one leper in ten
When John Wimber, late leader of the Vineyard, decided to pray for healing (because Jesus in scripture tells us to), he had to keep reminding himself to "teach the scriptures, not his experience". Because as he led his church into unfamiliar territory, no one was healed, many got sicker, and half of his people left. But one day, the story goes, after praying for a woman who was terribly sick in bed, he turned to her husband to give his well-rehearsed speech on how God doesn't always heal, and was completely surprised when the woman got up and got dressed--she had been totally restored to health.
It's with the same shock and amazement that I hung up the phone today after a conversation with a struggling woman that our church had helped get into a room. What was so shocking? For the four years I've been on staff at my church we have struggled to help the poor. We've tried to practice biblical compassion and generosity, but like Jesus who looks back over his ministry and bemoans the fact that in many places where he did miracles people hadn't changed, I look back on four years of giving money to the poor, think of all the times the recipients of our money promised to come to church and told us how this was going to help them turn a corner and not a single one has come back. That's not entirely true: many come back for more money. I'm no fool: I know that there are a lot of needs on the street and that our one-time gifts don't mean the end of trouble for the poor. It just seems that we become a money store, not a church full of people trying to help. But today was different.
This woman, just out of jail (after serving 15 years of a 30 year sentence), called the office. I hesitated to pick up the phone, imagining that I would have to give my practiced speech on how we really can only help with big gifts once and that we just didn't have any more money to give her ... I'm not proud of it, but I assumed she was just going to list a bunch more needs.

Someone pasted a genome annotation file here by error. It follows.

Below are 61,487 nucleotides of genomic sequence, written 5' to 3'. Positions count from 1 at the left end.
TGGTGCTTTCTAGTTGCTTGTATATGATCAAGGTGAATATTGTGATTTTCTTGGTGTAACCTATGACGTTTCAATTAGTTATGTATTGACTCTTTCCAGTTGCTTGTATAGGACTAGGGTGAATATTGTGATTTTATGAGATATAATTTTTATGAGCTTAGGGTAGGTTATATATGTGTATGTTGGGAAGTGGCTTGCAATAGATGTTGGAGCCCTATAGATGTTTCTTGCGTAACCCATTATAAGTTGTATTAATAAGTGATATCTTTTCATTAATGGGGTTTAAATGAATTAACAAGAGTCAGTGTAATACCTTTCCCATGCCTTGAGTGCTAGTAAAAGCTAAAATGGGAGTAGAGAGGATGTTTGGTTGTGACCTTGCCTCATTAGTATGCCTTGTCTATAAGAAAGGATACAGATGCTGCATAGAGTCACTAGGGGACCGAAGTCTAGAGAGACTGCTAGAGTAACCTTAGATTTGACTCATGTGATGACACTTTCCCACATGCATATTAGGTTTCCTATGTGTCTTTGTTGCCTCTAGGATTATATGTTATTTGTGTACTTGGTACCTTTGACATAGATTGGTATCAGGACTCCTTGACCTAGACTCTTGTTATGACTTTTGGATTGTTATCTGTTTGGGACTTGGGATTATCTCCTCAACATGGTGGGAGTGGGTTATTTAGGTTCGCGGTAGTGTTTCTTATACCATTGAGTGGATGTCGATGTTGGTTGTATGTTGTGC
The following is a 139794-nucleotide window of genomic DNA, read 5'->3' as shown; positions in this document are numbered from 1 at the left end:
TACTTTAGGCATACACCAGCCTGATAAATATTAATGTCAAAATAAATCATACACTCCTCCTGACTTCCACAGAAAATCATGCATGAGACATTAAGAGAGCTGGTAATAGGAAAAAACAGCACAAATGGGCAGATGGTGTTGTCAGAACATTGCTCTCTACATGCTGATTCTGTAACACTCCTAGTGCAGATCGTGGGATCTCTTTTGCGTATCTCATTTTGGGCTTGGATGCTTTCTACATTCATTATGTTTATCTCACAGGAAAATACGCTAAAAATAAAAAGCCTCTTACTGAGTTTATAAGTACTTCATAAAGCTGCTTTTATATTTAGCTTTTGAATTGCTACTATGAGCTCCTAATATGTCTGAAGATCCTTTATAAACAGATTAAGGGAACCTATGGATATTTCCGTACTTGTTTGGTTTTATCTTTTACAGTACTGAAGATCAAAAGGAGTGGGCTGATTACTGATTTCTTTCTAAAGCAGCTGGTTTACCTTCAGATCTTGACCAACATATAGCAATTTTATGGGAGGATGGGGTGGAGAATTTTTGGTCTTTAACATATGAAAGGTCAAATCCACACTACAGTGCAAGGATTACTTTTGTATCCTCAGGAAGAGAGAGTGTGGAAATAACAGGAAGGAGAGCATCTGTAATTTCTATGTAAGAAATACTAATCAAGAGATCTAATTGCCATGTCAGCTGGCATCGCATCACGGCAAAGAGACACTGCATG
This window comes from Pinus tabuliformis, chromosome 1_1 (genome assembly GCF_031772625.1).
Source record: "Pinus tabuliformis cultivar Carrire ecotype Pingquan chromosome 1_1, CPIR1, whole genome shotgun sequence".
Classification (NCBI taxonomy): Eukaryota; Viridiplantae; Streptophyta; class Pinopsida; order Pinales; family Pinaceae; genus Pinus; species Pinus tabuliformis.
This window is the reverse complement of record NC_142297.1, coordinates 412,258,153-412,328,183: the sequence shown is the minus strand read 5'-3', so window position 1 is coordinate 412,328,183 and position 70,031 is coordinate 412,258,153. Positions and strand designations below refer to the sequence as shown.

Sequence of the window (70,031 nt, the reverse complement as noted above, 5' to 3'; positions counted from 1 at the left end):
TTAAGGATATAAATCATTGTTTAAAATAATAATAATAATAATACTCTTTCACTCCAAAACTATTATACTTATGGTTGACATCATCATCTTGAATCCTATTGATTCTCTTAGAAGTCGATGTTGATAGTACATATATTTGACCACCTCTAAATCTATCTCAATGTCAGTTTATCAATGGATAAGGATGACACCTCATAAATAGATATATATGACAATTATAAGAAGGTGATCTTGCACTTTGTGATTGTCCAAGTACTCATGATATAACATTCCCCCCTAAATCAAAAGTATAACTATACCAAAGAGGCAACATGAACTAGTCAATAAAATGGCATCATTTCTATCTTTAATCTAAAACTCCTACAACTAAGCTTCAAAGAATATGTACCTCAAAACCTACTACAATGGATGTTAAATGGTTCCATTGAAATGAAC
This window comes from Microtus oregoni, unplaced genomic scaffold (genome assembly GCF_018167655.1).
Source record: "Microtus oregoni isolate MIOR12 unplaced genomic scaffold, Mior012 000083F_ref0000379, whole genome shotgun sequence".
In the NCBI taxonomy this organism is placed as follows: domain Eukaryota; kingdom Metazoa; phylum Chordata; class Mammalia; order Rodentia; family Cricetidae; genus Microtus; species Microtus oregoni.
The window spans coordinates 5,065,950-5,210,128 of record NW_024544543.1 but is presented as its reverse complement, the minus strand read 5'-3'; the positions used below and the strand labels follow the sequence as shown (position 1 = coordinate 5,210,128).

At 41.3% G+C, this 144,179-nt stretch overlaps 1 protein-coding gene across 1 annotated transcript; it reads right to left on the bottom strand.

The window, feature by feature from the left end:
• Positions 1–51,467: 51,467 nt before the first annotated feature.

I picked up the phone and was instantly shamed. All she wanted to say was thank you. And she'd gone out of her way to say it.
She said how thankful she was to get our check and she was in her room and how great it was and how thankful she was and ... just thank you. That's all. Thank you. That's all she wanted to say. But that wasn't the end of our talk ... we talked for a long time, because I didn't want the conversation to end-- she was like the leper in the bible story: ten are healed by Jesus, but only one comes back to say thank you.
She didn't talk about her needs (she has plenty), just all the ways that God was meeting them, one by one, and that she wasn't worried. At one point I was listening to her and she started to sound like some of the grand faithful women in our church, reverent, mature. Beautiful.
I can't begin to describe the sense of privilege I feel to have gotten this call.